Dahlias (Dahlia spp.) grow well in large pots with drainage holes. Hardy in U.S. Department of Agriculture plant hardiness zones 7 through 10, dahlias grow 1 to 6 feet tall and 1 to 3 feet wide, depending on the variety. The bulbs of dahlia plants grow larger over the growing season, and the containers must be large enough to fit the developing bulb. Dahlias in pots also need regular watering and fertilizer to produce their large, showy blooms in shades of white, pink, red, orange, yellow, lavender or purple.
Very small dahlia varieties can grow well in 1-gallon containers, but most containers for dahlias should be about 12 to 14 inches wide and deep. Dahlia varieties that grow more than 3 feet tall need larger containers. Grow one dahlia plant per container. Heavy pots, such as clay containers, are best for growing dahlias because they are more stable in strong winds than pots made of different, lighter materials.
A mixture of garden soil and potting soil provides the best growing medium for dahlias in pots. Dahlias in only potting soil may grow poorly, because potting soil is too light and porous to provide the rich, moist soil these plants need. Fill containers for dahlias with a mixture of 2 parts garden soil with 1 part potting soil.
Dahlias give their best flowering displays in sunny spots, such as light-filled patios or south-facing areas of the garden, but dahlias in pots can overheat at the hottest part of the day. Place dahlias in containers in a sunny spot, but if the plants regularly wilt even when the soil is moist, move them to a place where they receive shade during the afternoon.
Watering dahlias in pots two or three times per week when the weather is dry supplies the plants' water needs. Water dahlias in containers when the potting soil and garden soil mixture is dry to a depth of 1 inch. Pour water over the potting soil surface until it flows through the container drainage holes. Wait until the water has stopped dripping from the drainage holes before returning the dahlia containers to their drip trays. In very hot weather, dahlias may need water every day.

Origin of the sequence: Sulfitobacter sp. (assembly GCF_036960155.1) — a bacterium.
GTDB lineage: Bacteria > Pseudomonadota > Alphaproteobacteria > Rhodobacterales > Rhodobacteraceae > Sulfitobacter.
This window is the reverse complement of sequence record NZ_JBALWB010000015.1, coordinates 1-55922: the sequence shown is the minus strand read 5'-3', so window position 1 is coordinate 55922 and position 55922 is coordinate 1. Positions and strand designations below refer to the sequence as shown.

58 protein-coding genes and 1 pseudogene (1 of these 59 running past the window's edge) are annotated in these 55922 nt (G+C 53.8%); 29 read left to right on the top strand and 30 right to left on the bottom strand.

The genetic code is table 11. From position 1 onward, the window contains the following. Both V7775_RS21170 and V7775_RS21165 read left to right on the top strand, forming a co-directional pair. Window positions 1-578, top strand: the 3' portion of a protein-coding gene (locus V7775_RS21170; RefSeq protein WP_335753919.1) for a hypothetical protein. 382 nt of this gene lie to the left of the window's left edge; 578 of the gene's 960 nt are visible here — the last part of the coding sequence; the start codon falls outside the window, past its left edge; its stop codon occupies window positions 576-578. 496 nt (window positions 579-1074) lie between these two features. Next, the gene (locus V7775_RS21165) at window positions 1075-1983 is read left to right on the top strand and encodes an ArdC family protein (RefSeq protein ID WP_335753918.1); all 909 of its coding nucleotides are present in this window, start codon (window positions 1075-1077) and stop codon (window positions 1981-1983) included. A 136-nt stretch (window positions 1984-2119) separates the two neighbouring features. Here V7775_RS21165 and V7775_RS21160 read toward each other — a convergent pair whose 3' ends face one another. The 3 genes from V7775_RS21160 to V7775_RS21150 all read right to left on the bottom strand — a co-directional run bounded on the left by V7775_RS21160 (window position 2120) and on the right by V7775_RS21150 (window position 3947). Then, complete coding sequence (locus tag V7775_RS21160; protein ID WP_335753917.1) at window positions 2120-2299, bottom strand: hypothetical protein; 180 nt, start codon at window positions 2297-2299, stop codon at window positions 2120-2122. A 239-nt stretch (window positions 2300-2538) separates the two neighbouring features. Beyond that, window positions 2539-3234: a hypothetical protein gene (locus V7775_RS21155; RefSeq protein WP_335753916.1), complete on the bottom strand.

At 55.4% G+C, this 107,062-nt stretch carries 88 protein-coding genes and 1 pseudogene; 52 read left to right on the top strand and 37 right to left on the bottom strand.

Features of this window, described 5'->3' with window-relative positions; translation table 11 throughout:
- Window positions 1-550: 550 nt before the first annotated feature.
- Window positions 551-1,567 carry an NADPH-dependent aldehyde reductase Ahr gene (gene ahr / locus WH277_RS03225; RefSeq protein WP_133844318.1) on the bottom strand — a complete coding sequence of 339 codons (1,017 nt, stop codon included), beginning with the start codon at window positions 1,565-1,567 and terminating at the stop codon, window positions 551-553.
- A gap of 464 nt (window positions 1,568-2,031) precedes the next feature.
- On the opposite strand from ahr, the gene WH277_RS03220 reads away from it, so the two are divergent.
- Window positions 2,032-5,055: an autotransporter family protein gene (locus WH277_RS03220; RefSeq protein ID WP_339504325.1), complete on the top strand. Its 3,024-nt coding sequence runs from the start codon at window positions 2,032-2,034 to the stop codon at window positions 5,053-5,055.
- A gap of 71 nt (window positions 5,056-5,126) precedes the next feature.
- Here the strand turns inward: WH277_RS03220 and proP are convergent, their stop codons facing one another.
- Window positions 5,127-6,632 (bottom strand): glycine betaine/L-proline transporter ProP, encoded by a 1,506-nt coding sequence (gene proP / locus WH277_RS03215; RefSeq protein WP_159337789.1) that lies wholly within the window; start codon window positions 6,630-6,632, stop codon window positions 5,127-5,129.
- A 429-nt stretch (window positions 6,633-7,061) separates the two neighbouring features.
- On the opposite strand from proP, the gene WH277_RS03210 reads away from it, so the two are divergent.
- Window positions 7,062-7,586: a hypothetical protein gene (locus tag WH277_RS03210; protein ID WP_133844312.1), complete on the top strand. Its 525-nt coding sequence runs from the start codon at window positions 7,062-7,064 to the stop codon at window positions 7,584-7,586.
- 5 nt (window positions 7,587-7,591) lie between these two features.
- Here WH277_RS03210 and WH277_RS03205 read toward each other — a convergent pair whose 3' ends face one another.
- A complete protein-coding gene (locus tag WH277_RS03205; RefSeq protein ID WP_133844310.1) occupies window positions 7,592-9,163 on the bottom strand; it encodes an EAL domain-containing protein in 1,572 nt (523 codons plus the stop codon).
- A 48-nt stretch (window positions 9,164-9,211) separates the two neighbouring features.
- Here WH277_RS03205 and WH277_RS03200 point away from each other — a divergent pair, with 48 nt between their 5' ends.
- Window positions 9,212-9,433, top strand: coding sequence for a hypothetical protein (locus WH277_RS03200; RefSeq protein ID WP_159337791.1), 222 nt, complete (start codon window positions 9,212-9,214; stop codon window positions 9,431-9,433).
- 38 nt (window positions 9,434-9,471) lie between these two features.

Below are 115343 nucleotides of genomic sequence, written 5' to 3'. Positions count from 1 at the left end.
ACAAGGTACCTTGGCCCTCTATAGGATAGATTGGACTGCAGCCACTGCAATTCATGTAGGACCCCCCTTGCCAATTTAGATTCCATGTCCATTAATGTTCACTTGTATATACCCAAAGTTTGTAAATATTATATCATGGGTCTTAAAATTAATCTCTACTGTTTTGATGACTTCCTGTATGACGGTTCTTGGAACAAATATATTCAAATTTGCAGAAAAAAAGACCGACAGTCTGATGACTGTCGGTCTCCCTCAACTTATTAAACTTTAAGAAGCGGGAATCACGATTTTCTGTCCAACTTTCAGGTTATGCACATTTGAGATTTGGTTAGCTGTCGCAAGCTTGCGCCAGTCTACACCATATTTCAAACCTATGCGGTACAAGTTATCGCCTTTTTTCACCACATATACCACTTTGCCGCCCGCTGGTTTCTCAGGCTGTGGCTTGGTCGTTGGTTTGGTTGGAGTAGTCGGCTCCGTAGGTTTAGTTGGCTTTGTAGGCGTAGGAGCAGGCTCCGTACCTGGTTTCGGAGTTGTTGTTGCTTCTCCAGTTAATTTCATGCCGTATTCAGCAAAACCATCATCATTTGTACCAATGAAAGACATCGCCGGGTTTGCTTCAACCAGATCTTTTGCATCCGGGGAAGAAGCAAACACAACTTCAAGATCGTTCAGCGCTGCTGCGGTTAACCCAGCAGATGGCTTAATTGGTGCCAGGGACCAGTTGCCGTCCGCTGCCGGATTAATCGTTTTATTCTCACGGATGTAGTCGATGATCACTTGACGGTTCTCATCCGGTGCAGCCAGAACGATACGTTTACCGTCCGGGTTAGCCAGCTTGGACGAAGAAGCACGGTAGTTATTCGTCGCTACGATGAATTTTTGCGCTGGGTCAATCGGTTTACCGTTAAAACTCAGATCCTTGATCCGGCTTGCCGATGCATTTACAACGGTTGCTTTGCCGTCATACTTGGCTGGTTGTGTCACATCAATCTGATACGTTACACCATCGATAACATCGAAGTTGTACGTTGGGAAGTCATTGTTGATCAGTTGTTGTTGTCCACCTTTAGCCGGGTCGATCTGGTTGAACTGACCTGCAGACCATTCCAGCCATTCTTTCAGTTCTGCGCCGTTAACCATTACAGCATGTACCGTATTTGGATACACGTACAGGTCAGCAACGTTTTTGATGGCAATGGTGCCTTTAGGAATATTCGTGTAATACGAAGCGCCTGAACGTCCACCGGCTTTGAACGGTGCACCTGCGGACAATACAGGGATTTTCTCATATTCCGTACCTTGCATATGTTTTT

Fertilizer for Dahlias
When dahlias in pots are established, regular applications of low-nitrogen fertilizer boosts growth and flowering. Fertilize dahlias in containers with a 15-30-15 liquid fertilizer diluted at a rate of 1/2 teaspoon per 1 gallon of water. Pour the fertilizer solution over the potting soil surface every two weeks from midsummer until early fall. You can apply fertilizer solution in the place of water if the dahlias need water.
Dahlias in Pots in Winter
Dahlias can stay in their pots through winter. When flowering is over in fall, dahlia stems and leaves die back, and the bulbs store energy for sprouting the following spring.
Dahlia bulbs are damaged by frosts. To prepare dahlias in pots for winter in frost-prone areas, prune the stems to 4 to 6 inches tall and move the plants in their containers to a dry, cool, dark, and frost-free area, such as a shed or garage.
Things You Will Need
- Dahlia tubers
- 12-inch or larger pots, one per tuber
- Biodegradable coffee filters
- Soil-less potting mix
- Plant stakes, 4 feet long, one per dahlia pot
- Plant ties
- Low-nitrogen fertilizer
- Grow Shasta Daisies in Pots
- Grow Dahlias in Tropical Climates
- Grow Dahlias Indoors
- The Difference Between Chrysanthemums & Dahlias
- When to Dig up Dahlia Bulbs
- When to Plant Canna Bulbs in the Spring
- Transplant Begonias
- Plant Freesia Bulbs
- Grow Bulbs Indoors
- Winter Over Tuberous Begonias
- Clean Flower Pots With Bleach
- Are Dahlias Annual or Perennials?